A Pacific youth-led activist group which has led climate strikes in New Zealand is now encouraging its communities to get to the polls for this year's general election.
Pacific Climate Warriors, based in Auckland and Wellington, has been running an online campaign called Pacific Votes Count since July 2020.
"We will be working to empower Pacific communities to recognise the importance and influence of their vote by supporting our people to enrol to vote, engage in robust discussion and help them make informed decisions on who they believe best represents their views and what is important to them," Wellington co-ordinator Mary Moeono-Kolio said.
The 2017 election turnout was low in areas with large Pacific communities - a good example being South Auckland.
Mandy Bohte from the Electoral Commission said the only ethnicity data they collect is for Māori, but there is available data on electorates, which can give people an indication as to how Pacific turnout went in the last election.
"When we look at census data and when we look at population in particular electorates where there are a larger population of Pacific communities that the enrolment rates are quite high, around 90 percent really," she said.
"However, the turnout rate tends to be much lower, so people are going through the process of getting themselves enrolled, but they're not turning out to vote and have their say on the day or during that election period."
Moeono-Kolio explained that competing priorities are a major barrier as to why the majority of Pacific people struggle to vote.
"For us, we're thinking of whether we'll have food on the table, are our kids going to have shoes on their feet when they go to school or full stomachs to keep them going throughout the day.
"Some of us are worrying about whether we can afford to get to school," she said.
"These are real issues that I think often people think are competing with whether I should vote or not, and what we're saying to people is actually it's very simple, and in order for us to address those daily issues that are barriers to us participating in political spaces, you need to vote."
A young Pacific voter accompanying her elderly mother to pay the bills in Māngere recently shared that she was not sure who she was going to vote for in the upcoming election.
"I think I'm going to vote - actually, I'm unsure. The only person I know is Sua William Sio," she said.
'There are issues that are more of a priority'
Brianna Fruean from Pacific Climate Warriors' Auckland branch said the warriors have switched their focus from the climate to voting, in the face of the major challenges facing the community.
"We are passionate about climate change, but for some people it's hard to get out to the climate strike if maybe the night before they didn't have a warm house to live in," she shared.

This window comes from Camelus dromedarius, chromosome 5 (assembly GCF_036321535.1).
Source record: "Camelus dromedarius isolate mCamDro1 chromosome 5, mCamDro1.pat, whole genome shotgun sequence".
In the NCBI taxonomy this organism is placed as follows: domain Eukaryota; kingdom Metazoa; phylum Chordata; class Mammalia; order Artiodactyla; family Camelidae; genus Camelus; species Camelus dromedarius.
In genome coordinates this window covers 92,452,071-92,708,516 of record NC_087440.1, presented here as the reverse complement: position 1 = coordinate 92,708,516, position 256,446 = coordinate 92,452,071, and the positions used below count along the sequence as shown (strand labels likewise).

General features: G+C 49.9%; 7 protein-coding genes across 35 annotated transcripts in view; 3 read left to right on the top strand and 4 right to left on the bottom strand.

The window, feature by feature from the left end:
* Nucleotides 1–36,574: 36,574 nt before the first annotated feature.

"We have heard stories from our own people say it's too hard to do a project on climate change because they're worrying about their parents' wages, so this is what inspired us to start the Pacific Votes Count campaign.
"We know in our communities there are issues that are more of a priority for us that we need to address before we even start talking about something like climate change."
Pacific Climate Warriors have gone online with topics such as parties' policies, MP profiles, as well as Zoom discussions for first time voters with guests, including senior health expert Dr Colin Tukuitonga.
Last month they also conducted an online survey to gauge what is most important to Pacific people. There was over 500 people who responded to the survey.
Moeono-Kolio revealed that warm and affordable housing, quality healthcare and fair wages were the top priorities.
"We want to use the results from the survey to inform our own outreach, but also go back to the people who are standing in for election and say Pacific communities in Aotearoa say that these are the most important things to them."
The Electoral Commission has been working with Pasifika communities since 2017 to make voting more accessible.
Bohte said feedback included not feeling confident in the voting process on the day and about whether their vote will make a difference.
"We're recruiting people from the community who understand their community, talking to church groups, youth leaders, around demystifying the electoral process to ensure people do know that it is easy.
"We want people working on voting day to reflect the community because it can be quite scary going into the voting booth," she said.
"We want to ensure that when you walk in to vote, you see people you know from your community and that will hopefully assist with breaking down some of those feelings of not being confident in your ability to cast your vote,"